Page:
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Epidemiology of valvular heart disease in the adult.

Summary of "Epidemiology of valvular heart disease in the adult."

Valvular heart disease remains common in industrialized countries, because the decrease in prevalence of rheumatic heart diseases has been accompanied by an increase in that of degenerative valve diseases. Aortic stenosis and mitral regurgitation are the two most common types of valvular disease in Europe. The prevalence of valvular disease increases sharply with age, owing to the predominance of degenerative etiologies. The burden of heart valve disease in the elderly has an important impact on patient management, given the high frequency of comorbidity and the increased risk associated with intervention in this age group. Endocarditis is an important etiology of valvular disease and is most commonly caused by Staphylococci. Rheumatic heart disease remains prevalent in developing countries.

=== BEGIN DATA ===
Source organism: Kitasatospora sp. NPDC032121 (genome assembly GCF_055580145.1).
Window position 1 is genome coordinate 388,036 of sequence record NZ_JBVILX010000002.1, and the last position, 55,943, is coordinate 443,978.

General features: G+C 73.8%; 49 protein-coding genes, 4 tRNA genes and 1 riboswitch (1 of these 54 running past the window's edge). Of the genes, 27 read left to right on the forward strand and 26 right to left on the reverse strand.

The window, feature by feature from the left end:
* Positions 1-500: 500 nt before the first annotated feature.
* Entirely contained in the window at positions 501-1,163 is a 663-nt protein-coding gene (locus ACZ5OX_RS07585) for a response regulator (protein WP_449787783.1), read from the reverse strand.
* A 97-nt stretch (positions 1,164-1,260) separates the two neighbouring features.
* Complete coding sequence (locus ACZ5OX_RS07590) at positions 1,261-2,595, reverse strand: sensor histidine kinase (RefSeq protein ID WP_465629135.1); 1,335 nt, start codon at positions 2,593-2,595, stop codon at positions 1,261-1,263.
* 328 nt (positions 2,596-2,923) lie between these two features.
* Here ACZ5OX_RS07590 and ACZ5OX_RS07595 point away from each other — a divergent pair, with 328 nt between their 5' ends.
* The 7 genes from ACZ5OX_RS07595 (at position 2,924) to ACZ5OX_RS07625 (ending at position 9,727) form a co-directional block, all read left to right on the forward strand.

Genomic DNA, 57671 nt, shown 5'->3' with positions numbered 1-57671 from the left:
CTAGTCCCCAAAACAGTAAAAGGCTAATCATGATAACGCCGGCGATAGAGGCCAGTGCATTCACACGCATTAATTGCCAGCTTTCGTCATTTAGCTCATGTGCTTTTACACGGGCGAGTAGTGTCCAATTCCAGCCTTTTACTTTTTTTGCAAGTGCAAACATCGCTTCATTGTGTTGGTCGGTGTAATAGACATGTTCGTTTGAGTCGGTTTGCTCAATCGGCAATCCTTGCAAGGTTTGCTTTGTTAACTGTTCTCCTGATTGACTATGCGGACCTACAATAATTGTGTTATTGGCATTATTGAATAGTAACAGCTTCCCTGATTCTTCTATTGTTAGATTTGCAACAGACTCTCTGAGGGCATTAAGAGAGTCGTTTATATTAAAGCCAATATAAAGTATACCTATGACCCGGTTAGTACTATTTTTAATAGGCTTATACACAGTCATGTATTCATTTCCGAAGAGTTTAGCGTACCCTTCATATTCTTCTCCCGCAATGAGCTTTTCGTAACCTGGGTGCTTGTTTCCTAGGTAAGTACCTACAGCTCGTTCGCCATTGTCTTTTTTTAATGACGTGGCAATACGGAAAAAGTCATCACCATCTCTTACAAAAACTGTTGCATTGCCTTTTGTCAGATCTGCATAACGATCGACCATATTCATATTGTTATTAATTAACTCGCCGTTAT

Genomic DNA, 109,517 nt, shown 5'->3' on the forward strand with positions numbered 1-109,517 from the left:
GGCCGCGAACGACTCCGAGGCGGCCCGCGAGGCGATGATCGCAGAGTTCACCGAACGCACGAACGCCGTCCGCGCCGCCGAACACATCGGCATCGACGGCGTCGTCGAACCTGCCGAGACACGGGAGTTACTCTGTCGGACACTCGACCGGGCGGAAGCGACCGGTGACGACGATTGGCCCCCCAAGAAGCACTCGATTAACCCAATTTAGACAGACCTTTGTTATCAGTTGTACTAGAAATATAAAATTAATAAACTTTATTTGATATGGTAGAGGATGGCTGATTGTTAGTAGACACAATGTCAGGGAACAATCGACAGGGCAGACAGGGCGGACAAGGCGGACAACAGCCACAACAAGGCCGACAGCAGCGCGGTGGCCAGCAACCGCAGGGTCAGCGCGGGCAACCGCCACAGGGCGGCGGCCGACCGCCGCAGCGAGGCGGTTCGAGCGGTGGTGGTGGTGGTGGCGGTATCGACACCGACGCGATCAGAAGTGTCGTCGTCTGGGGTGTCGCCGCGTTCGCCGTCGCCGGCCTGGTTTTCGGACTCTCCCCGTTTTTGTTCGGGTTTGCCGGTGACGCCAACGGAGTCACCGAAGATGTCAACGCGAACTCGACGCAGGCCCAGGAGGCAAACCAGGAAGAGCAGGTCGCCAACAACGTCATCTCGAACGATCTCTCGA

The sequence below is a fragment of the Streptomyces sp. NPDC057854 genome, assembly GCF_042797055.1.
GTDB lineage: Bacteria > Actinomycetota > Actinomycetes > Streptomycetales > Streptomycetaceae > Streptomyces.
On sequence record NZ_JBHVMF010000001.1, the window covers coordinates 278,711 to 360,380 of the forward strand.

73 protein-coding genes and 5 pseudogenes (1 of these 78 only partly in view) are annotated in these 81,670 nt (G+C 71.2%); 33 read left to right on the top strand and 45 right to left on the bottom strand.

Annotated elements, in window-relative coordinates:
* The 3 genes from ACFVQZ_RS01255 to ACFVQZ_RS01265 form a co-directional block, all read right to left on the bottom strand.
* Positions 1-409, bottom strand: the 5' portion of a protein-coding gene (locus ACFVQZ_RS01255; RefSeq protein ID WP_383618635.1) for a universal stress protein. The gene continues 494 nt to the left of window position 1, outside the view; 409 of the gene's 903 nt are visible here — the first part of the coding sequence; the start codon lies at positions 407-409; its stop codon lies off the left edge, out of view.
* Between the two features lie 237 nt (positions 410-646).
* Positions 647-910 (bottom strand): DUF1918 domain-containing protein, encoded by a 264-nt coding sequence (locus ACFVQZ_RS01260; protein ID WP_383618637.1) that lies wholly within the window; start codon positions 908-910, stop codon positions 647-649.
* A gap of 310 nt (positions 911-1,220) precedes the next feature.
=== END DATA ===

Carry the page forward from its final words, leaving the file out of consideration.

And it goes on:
Affiliation

Cardiology Department, Bichat Hospital, AP-HP, 46 rue Henri Huchard, 75018 Paris, France.

Journal Details

This article was published in the following journal.

Name: Nature reviews. Cardiology
ISSN: 1759-5010
Pages:

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Medical and Biotech [MESH] Definitions

The constant presence of diseases or infectious agents within a given geographic area or population group. It may also refer to the usual prevalence of a given disease with such area or group. It includes holoendemic and hyperendemic diseases. A holoendemic disease is one for which a high prevalent level of infection begins early in life and affects most of the child population, leading to a state of equilibrium such that the adult population shows evidence of the disease much less commonly than do children (malaria in many communities is a holoendemic disease). A hyperendemic disease is one that is constantly present at a high incidence and/or prevalence rate and affects all groups equally. (Last, A Dictionary of Epidemiology, 3d ed, p53, 78, 80)

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